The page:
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Corkum not saying goodbye, but see you later


AMHERST – Byron Corkum is not saying goodbye to his congregation at First Baptist Church. He’s saying until next time.

Corkum will take to the pulpit at First Baptist Church in downtown Amherst for the final time as a full-time minister on Sunday, ending 28 years of ministry in Amherst and more than 40 years with the Baptist church.
“It really hasn’t hit home yet, to tell you the truth,” Corkum said Wednesday as he looked over the piles of boxes that hold more than 40 years of memories of ministering to congregations in Amherst, Bridgewater and Lawrencetown. “After all this time in the church it’s more than a job, it’s family. Everyone here is my family. But I’m not saying goodbye. I’m still going to be here in Amherst, but instead of being the minister I’ll be what I call myself – a pew warmer.”
Corkum expects to be called upon from time to time to lead funeral services and fill in when needed. He also plans to continue writing his Viewpoint column for the Amherst News.
Sunday’s service will also include the church’s close friends from Trinity-St. Stephen’s United Church. The two churches have shared summer services for many years. He’s keeping the contents of his sermon a secret, but chuckled saying he plans to have his five favourite hymns sung.
Continuing as minister was an option for Corkum, but at age 65 he decided it was time to move on and enjoy retirement.
“My wife and I talked about and decided that we wanted to enjoy a long retirement,” he said. “Too many people are not making it past certain ages and if were going to do anything while we have good health we’re going to take full advantage of it. Hopefully we’ll have five or 10 or more good years ahead of us.”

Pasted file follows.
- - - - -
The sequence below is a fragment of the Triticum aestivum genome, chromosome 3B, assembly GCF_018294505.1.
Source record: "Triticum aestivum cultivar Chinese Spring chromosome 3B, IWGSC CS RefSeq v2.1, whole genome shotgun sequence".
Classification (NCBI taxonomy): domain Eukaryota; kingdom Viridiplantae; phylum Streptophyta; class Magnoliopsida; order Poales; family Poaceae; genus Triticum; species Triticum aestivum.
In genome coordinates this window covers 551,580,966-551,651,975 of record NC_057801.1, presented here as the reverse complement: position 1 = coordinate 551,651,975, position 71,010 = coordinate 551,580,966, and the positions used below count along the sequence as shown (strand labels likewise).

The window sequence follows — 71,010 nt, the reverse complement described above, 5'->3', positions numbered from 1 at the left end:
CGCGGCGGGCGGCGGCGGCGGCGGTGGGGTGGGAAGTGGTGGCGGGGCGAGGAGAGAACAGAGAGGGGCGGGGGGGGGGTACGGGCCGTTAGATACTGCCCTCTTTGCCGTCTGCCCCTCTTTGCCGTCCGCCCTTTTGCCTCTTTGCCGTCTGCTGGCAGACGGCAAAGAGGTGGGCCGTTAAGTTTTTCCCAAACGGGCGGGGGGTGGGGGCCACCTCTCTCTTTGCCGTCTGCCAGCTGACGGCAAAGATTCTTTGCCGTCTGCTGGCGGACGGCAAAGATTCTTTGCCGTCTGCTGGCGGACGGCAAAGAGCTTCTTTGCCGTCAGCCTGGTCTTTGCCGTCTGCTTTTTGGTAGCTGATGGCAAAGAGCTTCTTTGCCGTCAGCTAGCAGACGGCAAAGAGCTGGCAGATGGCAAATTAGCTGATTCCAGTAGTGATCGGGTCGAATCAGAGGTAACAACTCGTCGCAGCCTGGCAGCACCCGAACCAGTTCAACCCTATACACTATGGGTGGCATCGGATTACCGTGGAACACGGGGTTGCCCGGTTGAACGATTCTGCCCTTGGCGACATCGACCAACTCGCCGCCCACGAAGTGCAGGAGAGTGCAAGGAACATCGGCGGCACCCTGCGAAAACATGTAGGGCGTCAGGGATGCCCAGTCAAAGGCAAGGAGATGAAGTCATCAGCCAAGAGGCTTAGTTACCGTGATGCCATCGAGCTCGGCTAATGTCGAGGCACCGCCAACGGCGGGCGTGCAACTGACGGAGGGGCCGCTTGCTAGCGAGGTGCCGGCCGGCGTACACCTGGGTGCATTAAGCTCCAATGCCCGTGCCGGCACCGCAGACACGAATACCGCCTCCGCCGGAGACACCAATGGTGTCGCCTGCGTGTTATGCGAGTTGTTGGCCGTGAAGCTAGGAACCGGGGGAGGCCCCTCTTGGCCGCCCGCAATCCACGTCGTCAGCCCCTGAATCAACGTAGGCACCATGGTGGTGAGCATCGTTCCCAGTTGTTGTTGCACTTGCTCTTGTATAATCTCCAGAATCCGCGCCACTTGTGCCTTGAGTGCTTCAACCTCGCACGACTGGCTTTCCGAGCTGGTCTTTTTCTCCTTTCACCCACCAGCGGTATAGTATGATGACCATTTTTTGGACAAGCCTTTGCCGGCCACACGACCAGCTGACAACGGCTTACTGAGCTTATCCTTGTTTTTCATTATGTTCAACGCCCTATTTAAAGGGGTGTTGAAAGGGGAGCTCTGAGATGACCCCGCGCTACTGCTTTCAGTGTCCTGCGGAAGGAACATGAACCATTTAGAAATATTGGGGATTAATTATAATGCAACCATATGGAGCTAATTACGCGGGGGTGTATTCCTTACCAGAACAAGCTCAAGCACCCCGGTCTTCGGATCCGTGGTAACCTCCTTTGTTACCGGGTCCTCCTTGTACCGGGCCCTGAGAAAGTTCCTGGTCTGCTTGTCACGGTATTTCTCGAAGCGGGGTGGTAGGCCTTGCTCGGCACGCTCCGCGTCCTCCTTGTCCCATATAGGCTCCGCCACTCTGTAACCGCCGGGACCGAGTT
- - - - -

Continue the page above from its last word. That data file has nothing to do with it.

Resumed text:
He’s hoping to do a bit more travelling with his wife and both his parents and his wife’s parents are still living. Now they’ll be able to visit them without having to rush back to Amherst.
“It’ll be nice not to tear anywhere for a while,” he said. “Our kids are in British Columbia so we can go out there and visit.”
After two years in his hometown of Bridgewater Corkum moved to Lawrencetown, where he spent 11 years. He was intrigued with the opportunity to come to Amherst and he never regretted it.
“The goal was five years,” he said. “The people are so nice here, the town is nice and Amherst is in a perfect location. It’s a comfortable place to live.”
Corkum’s replacement, Dan Green, is expected to arrive in early December from Chester. In the meantime, several guest speakers will take to the pulpit each Sunday, along with Rev. Don Miller.
Corkum said this is a time of great opportunity within Amherst in that all the churches in Amherst are soon going to have new ministers. Holy Family Parish has a new parish priest while Trinity-St. Stephen’s United Church is also searching for a new minister to replace Nigel Weaver, who retired earlier this year.
“It’s a good time when everybody’s new, and I’ll still be around to do funerals, weddings and hospital visits,” said Corkum. “I’m going to continue to work the barbecues each summer and peel the potatoes. I’ll be what I call a pew-warmer now.”
Corkum has seen a lot of change at First Baptist since he first arrived. Like most other churches, the number of people attending weekly services has been in steady decline, but on the positive the Amherst church has a solid core group of supporters.
One of the things that impresses him most is the number of people who just wander into the historic downtown church and simply sit and reflect because the doors are open.
“The church’s place in the community has grown a lot. One of my goals coming in was to make the church an important part of the downtown and the community. I think we’ve accomplished that,” he said.
Twitter: @ADNdarrell

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